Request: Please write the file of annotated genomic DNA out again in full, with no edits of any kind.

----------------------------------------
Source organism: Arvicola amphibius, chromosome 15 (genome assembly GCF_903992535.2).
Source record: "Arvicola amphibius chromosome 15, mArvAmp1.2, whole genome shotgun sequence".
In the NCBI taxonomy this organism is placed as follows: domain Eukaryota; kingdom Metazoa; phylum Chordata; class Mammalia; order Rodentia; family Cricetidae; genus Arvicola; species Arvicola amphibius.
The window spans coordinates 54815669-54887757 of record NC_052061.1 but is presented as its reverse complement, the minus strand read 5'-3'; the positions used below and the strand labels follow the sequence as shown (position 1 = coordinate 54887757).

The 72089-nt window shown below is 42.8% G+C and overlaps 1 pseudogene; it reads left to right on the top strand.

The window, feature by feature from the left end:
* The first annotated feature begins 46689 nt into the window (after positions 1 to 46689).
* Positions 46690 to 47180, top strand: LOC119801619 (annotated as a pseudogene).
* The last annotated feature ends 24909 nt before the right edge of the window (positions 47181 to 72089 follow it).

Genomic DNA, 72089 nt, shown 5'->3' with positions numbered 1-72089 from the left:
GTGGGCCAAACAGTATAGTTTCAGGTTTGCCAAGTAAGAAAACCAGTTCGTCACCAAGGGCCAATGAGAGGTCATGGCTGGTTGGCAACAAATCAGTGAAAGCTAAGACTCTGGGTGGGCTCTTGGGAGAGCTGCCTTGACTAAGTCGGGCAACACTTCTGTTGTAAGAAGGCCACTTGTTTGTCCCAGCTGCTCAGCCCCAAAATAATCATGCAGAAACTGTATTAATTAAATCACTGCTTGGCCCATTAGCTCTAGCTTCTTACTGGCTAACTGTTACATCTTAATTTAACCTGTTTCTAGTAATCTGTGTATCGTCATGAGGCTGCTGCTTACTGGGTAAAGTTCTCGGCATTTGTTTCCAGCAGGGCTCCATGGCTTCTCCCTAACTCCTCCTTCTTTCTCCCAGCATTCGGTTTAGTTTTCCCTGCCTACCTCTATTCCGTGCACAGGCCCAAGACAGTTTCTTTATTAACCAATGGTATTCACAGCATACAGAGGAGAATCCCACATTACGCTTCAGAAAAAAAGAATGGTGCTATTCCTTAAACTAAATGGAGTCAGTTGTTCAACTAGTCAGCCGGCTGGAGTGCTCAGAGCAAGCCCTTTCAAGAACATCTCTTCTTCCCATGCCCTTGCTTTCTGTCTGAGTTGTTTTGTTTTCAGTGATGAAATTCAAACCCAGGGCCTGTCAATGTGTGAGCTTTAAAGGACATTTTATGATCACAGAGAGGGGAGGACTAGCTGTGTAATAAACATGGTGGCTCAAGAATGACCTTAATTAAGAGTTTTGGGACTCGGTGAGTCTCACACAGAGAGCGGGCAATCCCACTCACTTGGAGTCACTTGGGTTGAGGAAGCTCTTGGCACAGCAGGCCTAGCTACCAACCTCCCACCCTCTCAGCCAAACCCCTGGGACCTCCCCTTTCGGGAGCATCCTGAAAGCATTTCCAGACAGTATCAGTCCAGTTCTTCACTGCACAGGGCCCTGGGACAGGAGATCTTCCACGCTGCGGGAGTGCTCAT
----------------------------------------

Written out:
Source organism: Arvicola amphibius, chromosome 15 (genome assembly GCF_903992535.2).
Source record: "Arvicola amphibius chromosome 15, mArvAmp1.2, whole genome shotgun sequence".
In the NCBI taxonomy this organism is placed as follows: domain Eukaryota; kingdom Metazoa; phylum Chordata; class Mammalia; order Rodentia; family Cricetidae; genus Arvicola; species Arvicola amphibius.
The window spans coordinates 54815669-54887757 of record NC_052061.1 but is presented as its reverse complement, the minus strand read 5'-3'; the positions used below and the strand labels follow the sequence as shown (position 1 = coordinate 54887757).

The 72089-nt window shown below is 42.8% G+C and overlaps 1 pseudogene; it reads left to right on the top strand.

The window, feature by feature from the left end:
* The first annotated feature begins 46689 nt into the window (after positions 1 to 46689).
* Positions 46690 to 47180, top strand: LOC119801619 (annotated as a pseudogene).
* The last annotated feature ends 24909 nt before the right edge of the window (positions 47181 to 72089 follow it).

Genomic DNA, 72089 nt, shown 5'->3' with positions numbered 1-72089 from the left:
GTGGGCCAAACAGTATAGTTTCAGGTTTGCCAAGTAAGAAAACCAGTTCGTCACCAAGGGCCAATGAGAGGTCATGGCTGGTTGGCAACAAATCAGTGAAAGCTAAGACTCTGGGTGGGCTCTTGGGAGAGCTGCCTTGACTAAGTCGGGCAACACTTCTGTTGTAAGAAGGCCACTTGTTTGTCCCAGCTGCTCAGCCCCAAAATAATCATGCAGAAACTGTATTAATTAAATCACTGCTTGGCCCATTAGCTCTAGCTTCTTACTGGCTAACTGTTACATCTTAATTTAACCTGTTTCTAGTAATCTGTGTATCGTCATGAGGCTGCTGCTTACTGGGTAAAGTTCTCGGCATTTGTTTCCAGCAGGGCTCCATGGCTTCTCCCTAACTCCTCCTTCTTTCTCCCAGCATTCGGTTTAGTTTTCCCTGCCTACCTCTATTCCGTGCACAGGCCCAAGACAGTTTCTTTATTAACCAATGGTATTCACAGCATACAGAGGAGAATCCCACATTACGCTTCAGAAAAAAAGAATGGTGCTATTCCTTAAACTAAATGGAGTCAGTTGTTCAACTAGTCAGCCGGCTGGAGTGCTCAGAGCAAGCCCTTTCAAGAACATCTCTTCTTCCCATGCCCTTGCTTTCTGTCTGAGTTGTTTTGTTTTCAGTGATGAAATTCAAACCCAGGGCCTGTCAATGTGTGAGCTTTAAAGGACATTTTATGATCACAGAGAGGGGAGGACTAGCTGTGTAATAAACATGGTGGCTCAAGAATGACCTTAATTAAGAGTTTTGGGACTCGGTGAGTCTCACACAGAGAGCGGGCAATCCCACTCACTTGGAGTCACTTGGGTTGAGGAAGCTCTTGGCACAGCAGGCCTAGCTACCAACCTCCCACCCTCTCAGCCAAACCCCTGGGACCTCCCCTTTCGGGAGCATCCTGAAAGCATTTCCAGACAGTATCAGTCCAGTTCTTCACTGCACAGGGCCCTGGGACAGGAGATCTTCCACGCTGCGGGAGTGCTCAT